When you are seeking a mortgage it may seem that the process has a
language of its own. Many times there are terms used that can be
confusing or unknown, but are important things for a borrower to
understand. The following list contains some of the more common mortgage
terms and briefly explains them. It is not meant to be exhaustive by
any means and it is always important to make sure that you fully
understand any unknown terms you encounter. Don’t be afraid to speak up,
your lender would be more than happy to explain them.
Adjustable Rate Mortgage (ARM)
This is a type of mortgage with interest rates that can fluctuate based
on market conditions over the life of the loan. Typically an ARM will
have an introductory rate and a monthly cap on the maximum monthly
the progression of decreasing principal over the life of a mortgage.
Each loan payment includes a payment to the principal and a payment to
the interest. An amortization schedule is a document that includes each
payment and reveals the changing ratio of principal and interest and how
the principal will decrease over time.
Annual Percentage Rate (APR)
This is a measure of a loan’s full cost and includes interest and fees
in terms of a yearly percentage rate. Federal law requires all lenders
provide their annual percentage rate so borrowers have a way to compare
the total cost of a loan over time.
It is an agreement in which a buyer takes over the existing mortgage and the payments to a lender.
This is a mortgage that will cover at least two pieces of real estate as security for a single mortgage.
This is the final meeting between a buyer and seller or their agents in which a property legally changes hands.
These are expenses that are in excess of the purchase price and can
include items such as origination fees, title insurance, escrow costs,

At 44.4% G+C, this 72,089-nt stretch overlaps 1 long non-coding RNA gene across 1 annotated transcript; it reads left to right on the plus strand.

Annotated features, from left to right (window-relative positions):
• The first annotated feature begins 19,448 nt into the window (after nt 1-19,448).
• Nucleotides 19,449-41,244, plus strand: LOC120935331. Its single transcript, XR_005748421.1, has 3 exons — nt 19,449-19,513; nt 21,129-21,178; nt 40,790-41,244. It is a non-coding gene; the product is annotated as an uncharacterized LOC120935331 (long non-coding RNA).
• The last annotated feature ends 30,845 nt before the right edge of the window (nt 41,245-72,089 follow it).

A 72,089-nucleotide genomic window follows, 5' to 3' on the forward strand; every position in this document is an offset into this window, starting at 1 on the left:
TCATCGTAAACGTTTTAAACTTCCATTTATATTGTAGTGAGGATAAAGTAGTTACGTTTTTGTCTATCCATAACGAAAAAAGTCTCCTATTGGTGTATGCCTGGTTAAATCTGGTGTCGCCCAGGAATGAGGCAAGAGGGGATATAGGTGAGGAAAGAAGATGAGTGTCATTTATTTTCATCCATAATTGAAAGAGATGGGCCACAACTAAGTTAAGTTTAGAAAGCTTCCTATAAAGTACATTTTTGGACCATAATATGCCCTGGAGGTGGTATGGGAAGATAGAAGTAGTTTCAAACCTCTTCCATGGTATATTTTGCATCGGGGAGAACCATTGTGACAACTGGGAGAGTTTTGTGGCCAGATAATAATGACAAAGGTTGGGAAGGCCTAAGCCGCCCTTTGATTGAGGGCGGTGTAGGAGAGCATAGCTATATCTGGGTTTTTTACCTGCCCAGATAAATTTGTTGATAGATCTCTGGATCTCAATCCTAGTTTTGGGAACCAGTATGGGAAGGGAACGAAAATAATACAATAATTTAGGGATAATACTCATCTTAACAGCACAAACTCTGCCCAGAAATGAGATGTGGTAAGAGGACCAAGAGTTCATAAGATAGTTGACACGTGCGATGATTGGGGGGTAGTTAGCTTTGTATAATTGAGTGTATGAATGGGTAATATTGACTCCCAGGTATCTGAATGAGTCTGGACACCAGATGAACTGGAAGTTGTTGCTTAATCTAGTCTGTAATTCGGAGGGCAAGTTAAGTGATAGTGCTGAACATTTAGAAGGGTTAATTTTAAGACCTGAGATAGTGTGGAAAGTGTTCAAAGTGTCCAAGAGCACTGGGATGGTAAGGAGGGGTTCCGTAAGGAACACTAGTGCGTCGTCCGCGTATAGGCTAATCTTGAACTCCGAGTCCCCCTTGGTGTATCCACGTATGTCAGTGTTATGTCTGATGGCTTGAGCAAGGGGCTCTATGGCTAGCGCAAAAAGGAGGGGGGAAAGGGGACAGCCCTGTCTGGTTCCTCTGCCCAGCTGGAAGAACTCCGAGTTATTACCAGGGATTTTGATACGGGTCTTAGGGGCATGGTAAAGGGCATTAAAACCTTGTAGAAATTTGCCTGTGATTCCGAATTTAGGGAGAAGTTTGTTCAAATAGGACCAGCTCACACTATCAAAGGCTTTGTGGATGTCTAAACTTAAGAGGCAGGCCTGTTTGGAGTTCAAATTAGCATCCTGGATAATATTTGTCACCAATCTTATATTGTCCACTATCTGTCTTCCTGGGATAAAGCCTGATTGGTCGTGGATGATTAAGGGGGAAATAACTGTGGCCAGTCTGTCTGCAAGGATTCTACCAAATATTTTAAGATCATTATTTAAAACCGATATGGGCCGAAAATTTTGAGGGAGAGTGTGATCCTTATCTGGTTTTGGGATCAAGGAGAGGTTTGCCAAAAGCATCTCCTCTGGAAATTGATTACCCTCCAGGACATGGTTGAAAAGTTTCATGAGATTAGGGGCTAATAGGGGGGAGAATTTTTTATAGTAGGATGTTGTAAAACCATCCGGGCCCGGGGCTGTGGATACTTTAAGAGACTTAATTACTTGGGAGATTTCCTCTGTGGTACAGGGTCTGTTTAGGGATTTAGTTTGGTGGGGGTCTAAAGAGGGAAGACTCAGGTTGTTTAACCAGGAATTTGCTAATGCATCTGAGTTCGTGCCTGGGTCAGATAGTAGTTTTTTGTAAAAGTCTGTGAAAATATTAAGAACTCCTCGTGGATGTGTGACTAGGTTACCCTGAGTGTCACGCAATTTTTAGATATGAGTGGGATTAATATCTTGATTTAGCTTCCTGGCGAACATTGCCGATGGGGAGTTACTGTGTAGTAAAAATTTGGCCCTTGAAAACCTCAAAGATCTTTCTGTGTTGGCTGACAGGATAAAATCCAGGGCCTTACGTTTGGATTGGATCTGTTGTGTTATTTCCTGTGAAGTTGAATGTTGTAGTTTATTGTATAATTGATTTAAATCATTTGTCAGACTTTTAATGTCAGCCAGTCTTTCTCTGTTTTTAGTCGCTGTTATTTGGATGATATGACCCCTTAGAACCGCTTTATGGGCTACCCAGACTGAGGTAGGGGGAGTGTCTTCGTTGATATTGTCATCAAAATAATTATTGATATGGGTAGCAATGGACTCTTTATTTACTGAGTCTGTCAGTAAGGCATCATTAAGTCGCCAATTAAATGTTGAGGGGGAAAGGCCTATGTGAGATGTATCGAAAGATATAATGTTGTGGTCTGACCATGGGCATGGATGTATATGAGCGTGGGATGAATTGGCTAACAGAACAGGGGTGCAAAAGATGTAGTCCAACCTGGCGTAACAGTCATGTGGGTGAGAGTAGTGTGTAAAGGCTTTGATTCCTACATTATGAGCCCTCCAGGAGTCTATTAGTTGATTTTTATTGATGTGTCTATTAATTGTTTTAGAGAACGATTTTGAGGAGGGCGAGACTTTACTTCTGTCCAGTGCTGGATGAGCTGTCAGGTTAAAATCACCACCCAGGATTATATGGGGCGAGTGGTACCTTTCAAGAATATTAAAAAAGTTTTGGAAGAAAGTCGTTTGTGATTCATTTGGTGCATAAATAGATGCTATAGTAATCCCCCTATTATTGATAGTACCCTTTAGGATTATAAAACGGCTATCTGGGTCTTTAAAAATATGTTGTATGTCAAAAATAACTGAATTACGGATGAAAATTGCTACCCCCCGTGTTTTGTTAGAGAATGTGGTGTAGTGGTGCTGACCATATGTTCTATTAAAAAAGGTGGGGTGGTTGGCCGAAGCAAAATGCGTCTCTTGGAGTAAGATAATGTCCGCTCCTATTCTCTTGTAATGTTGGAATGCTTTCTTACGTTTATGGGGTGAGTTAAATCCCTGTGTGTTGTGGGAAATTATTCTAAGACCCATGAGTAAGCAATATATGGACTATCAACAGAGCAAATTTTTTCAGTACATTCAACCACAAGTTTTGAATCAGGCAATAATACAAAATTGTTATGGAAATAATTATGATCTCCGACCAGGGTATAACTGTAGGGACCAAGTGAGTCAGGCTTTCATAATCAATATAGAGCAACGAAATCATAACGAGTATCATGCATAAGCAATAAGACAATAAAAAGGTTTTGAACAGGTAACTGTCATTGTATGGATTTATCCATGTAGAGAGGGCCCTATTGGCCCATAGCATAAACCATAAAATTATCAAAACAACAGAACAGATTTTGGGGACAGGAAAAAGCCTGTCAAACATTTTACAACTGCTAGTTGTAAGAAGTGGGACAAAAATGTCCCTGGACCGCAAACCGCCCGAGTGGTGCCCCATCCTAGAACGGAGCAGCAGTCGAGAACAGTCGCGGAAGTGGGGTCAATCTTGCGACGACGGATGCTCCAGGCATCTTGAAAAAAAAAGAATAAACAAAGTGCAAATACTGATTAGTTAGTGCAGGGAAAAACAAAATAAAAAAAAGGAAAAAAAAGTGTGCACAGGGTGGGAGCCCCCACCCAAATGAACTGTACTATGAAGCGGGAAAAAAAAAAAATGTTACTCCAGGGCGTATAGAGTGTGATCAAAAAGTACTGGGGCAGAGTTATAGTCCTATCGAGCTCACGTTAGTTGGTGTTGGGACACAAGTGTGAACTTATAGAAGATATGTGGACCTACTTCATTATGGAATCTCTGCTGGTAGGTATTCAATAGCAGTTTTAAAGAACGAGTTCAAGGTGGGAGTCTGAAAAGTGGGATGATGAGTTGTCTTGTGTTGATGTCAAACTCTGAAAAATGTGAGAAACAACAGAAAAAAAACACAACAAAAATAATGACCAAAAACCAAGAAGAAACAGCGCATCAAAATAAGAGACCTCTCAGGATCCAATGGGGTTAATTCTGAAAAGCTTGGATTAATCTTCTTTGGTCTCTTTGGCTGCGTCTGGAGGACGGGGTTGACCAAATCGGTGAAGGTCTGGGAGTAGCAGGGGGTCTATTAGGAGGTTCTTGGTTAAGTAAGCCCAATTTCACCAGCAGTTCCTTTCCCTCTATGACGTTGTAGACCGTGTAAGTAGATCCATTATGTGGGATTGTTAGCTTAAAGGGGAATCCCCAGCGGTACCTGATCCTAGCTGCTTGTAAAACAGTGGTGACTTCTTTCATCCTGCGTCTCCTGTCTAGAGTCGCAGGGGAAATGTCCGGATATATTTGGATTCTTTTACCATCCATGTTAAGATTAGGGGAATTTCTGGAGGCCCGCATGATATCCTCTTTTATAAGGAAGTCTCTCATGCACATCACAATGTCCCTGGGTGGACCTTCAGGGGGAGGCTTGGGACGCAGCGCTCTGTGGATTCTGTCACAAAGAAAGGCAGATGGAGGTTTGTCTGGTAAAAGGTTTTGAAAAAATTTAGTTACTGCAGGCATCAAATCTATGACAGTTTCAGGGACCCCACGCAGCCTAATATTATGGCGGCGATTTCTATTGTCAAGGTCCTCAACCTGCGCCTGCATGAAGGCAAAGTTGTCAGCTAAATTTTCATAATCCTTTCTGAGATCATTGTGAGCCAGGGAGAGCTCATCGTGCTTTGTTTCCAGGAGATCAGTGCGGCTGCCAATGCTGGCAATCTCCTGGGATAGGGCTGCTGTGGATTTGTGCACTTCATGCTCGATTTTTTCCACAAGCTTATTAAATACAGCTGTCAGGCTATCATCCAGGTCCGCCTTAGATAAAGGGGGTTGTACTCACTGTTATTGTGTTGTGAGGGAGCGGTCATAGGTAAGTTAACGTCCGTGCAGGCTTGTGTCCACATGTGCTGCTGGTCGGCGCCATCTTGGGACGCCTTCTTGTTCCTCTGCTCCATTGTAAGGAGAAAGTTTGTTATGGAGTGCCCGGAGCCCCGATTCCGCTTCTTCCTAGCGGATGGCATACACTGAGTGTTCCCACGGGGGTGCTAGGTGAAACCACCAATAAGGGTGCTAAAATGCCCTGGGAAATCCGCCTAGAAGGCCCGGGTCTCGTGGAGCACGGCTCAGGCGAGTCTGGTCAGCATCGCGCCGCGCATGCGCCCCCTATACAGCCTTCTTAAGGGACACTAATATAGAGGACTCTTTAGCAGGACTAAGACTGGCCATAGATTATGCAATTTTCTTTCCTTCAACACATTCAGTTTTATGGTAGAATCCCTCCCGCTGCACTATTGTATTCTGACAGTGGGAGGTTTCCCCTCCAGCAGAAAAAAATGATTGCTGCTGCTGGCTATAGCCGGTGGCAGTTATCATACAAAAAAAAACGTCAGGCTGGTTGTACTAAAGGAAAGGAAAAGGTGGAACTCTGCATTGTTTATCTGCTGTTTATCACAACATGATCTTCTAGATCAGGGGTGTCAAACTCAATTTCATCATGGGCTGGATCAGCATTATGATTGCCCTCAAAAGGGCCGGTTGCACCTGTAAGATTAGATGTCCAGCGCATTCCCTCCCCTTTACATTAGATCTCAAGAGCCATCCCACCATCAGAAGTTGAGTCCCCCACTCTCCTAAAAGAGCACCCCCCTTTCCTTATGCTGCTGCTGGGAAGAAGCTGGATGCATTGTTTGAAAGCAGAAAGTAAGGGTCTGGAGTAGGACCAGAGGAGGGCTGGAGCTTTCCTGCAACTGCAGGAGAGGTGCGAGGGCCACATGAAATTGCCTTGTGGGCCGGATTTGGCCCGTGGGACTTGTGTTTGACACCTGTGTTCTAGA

appraisal fees, and others. Closing costs will vary depending on
location and lender.
Consumer Reporting Agency
These are organizations which monitor individual credit activity and
history to determine the risk a lender must take on to provide someone a
This is a
type of mortgage that is not insured by the federal government.
Typically conventional loans require a larger down payment and a higher
This is the
failure to make mortgage payments as specified in the mortgage
agreement. Defaulting on a mortgage can lead to foreclosure.
It describes the process of a buyer giving money to a seller that is included in the purchase price to secure a sale.
This is the difference between the fair market value of a property and
the current amount of debt an individual holds on that property.
It is an account set up that the buyer pays into that can cover expenses such as taxes or insurance payments.
This is a loan that is insured by the Federal Government allowing
individuals who are unable to qualify for a conventional mortgage to
purchase a home.
FHA Mortgage Insurance
Insurance required when obtaining an FHA loan. The insurance amount is paid in monthly installments.
Fixed Rate Mortgage
This is a mortgage that has a locked mortgage rate which does not change over time.
This is a process in which the lender can force a sale of a property
when a borrower does not meet the terms of a mortgage agreement.
This involves loans such as construction loans which are temporary
financing options during a building project. Typically a construction
loan will be replaced by a permanent mortgage when the building is
A Lien is a legal claim
on a property by a lender which is held until a mortgage is paid in
full. It protects the lender in cases of default.
This is the date that a loan’s principal balance becomes due in full.
This is the fee which includes costs for a lender’s expenses including
loan document preparation, credit checks, property inspections and
appraisals, and other possible fees.
Mortgage Points describe prepaid interest by the borrower which is
assessed at the time of closing. One point is the equivalent of one
percent of the loan amount. Points that are purchased may be able to
decrease monthly mortgage payments.
Refinancing a mortgage is essentially taking out a new loan to replace a
prior loan on a property. Common reasons for refinancing are lower
available interest rates or access to funds made available because of
Security is the property that a lender holds a lien on as collateral for a mortgage loan.
Underwriting is the process of researching and reviewing information
about a borrower and making a determination on approving a loan. It also
includes matching the level of risk with an appropriate interest rate
and loan amount.
These are the most common terms you will need
to know to understand when considering a mortgage. As mentioned before
if you don’t understand a term, don’t hesitate to ask your lender. You
need to understand exactly what you are getting into when applying for a